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Weller Series

We recently had friends and family over to celebrate a birthday and took the occasion to share some fine bourbon. On this occasion, we shared a flight of Weller products – the flagship Weller Special Reserve, Weller 107, and a Van Winkle cousin, Weller 12 year.



Stitzel-Weller and Julian “Pappy” Van Winkle Sr.

Julian “Pappy” Van Winkle Sr. became connected to bourbon lore when he began as a traveling salesman for W. L. Weller and Sons in 1893. Through mergers, the A. Ph. Stitzel Distillery and the Weller Distillery joined forces on Derby Day in April of 1935. Stizel-Weller became noted for its wheated bourbon. You may recall that bourbons have to be at least 51% corn and are typically followed by a mixture of rye and malted barley. In wheated bourbons, the rye is replaced with soft winter wheat, resulting in a softer, smoother taste. Bill Samuels came to a similar conclusion when experimenting to develop Maker’s Mark in the 1950s.


Following Pappy’s death in 1965 at the age of 91, son Julian Jr. ran the business until its sale in 1972 to settle ownership issues. Julian Jr. snatched a pre-prohibition label called Old Rip Van Winkle and bottled some of the remaining bourbon stock from the former Stitzel-Weller Distillery. In 1981, his son – Julian III – took over the business when his father passed away. Julian purchased the Old Hoffman Distillery in Lawrenceburg, KY for barrel storage and bottling.


In 1999, Buffalo Trace approached Julian III about joining forces. While there was plenty of bourbon aging at the Old Hoffman Distillery, the Bourbon Boom was starting and there was concern about future stocks, as the Van Winkle name had been growing in popularity and accolades. Later that year, Buffalo Trace bought the W.L. Weller label and has been making the bourbon. By 2002, they were also producing the Van Winkle bourbons using Pappy’s original recipe. Rumor has it that while the Van Winkle and Weller brands share a common mashbill, the barrels are aged in different locations.


I’ve read the Van Winkle story a couple of times. Each time, it leaves me a little melancholy as folks, at that time, didn’t realize the truly great gift that was present in that fine crafted bourbon. It was with great foresight that Buffalo Trace acquired the distilling rights to keep the brand thriving.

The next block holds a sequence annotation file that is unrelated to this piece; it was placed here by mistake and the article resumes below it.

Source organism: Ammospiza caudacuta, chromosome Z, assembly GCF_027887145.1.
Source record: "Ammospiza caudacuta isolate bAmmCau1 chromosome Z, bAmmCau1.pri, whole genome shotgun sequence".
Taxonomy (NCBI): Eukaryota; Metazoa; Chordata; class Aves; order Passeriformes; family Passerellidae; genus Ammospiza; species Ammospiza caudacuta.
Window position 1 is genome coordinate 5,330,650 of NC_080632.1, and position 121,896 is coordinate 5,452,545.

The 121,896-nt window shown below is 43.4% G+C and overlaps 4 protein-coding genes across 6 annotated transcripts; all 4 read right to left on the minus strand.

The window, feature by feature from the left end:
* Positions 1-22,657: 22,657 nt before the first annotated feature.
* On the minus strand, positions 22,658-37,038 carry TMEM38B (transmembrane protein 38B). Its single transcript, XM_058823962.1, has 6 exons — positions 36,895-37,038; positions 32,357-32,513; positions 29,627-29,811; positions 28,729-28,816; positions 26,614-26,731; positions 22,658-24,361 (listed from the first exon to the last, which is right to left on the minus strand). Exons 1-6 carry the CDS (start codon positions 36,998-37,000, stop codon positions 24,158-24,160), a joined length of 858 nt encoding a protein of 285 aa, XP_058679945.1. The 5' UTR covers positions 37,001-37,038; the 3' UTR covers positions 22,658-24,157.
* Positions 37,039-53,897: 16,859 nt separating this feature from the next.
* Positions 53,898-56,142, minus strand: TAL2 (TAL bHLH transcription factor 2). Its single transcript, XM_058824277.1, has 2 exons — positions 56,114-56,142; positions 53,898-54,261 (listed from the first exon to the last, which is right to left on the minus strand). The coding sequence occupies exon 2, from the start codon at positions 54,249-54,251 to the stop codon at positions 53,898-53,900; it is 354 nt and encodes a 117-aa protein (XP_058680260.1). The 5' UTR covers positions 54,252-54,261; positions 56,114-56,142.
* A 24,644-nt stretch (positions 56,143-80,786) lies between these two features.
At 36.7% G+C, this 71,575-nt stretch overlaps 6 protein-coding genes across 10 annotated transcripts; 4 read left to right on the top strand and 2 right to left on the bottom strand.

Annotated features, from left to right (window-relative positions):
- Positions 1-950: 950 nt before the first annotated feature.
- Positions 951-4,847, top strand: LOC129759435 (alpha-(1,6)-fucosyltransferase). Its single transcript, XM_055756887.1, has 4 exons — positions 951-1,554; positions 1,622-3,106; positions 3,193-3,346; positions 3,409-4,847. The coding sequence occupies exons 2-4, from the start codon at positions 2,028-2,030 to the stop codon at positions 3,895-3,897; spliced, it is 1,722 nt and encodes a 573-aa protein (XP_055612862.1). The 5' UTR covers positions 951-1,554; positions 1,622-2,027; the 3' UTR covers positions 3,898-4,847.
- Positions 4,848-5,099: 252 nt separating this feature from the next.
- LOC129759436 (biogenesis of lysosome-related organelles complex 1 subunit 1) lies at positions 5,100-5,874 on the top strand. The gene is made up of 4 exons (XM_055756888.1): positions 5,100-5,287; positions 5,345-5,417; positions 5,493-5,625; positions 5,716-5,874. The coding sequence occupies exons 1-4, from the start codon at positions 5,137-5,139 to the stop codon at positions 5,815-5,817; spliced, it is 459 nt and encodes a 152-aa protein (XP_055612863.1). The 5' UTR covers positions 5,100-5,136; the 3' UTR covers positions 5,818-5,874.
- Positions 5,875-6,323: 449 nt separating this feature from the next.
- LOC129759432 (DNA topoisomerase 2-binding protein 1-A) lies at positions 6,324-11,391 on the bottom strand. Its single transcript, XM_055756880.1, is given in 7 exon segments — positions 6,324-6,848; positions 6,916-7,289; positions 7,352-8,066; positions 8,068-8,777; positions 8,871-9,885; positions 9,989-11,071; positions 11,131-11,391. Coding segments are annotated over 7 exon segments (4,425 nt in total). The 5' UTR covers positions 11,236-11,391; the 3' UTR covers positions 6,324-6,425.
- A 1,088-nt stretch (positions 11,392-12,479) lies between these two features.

The Lineup

Buffalo Trace does a great job of keeping their mashbills under wraps. It is widely thought that the Weller brands contain 16-18% wheat in place of the typical rye.


Weller Special Reserve: The flagship brand and most readily available of the Weller Brands. It carried a 7-year age statement not too long ago, but now carries NAS (no age statement), but is generally thought to be a blend of 6-8 year bourbons.


Weller 107: As the middle-child in this line-up, it often gets overlooked for its more prevalent lower-proof sibling or its older “Pappy-want-to-be” sibling.


Weller 12 Year: The Pappy-want-to-be. As prices skyrocketed and supplies tightened for the Van Winkle brands, many flocked to this less-expensive, but still exceptionally flavored close relative sharing an identical mashbill.


The Tasting

For my tasting today, I’m joined by my daughter’s boyfriend and bourbon-lover, Joel. We’ll taste these in order (though full disclosure – Joel did go right to the 12-Year!) and share our impressions.


Weller Special Reserve

$28 (retail is around $20)


Weller 107

$50 (retail is around $25)

Weller 12 Year

$99 (retail is around $30)

It’s unfortunate that word has gotten out on these brands. Just a few years ago, these bottles were readily available at most locations. Now, they are in limited supplies – even for the flagship Special Reserve, let alone the incredible 12-year. And if you do spot one, its likely to be priced well over retail. I used to find the Special Reserve in the mid-$20s – now mid-to-upper $30s. I just replaced my $60 bottle of 12-year with a near-$100 version. The proof isn’t the only thing that’s rising!


All-in-all, this was a great time spent with family and friends tasting a flight of product with a long and heralded story. The Van Winkle Family can rest assured that their proud tradition of exceptional products lives on with new caretakers.

Today, the legacy of Julian P. “Pappy” Van Winkle Sr.’s mantra lives on at Buffalo Trace:

We make fine bourbon at a profit if we can, at a loss if we must, but always fine bourbon.

Good words to live by.

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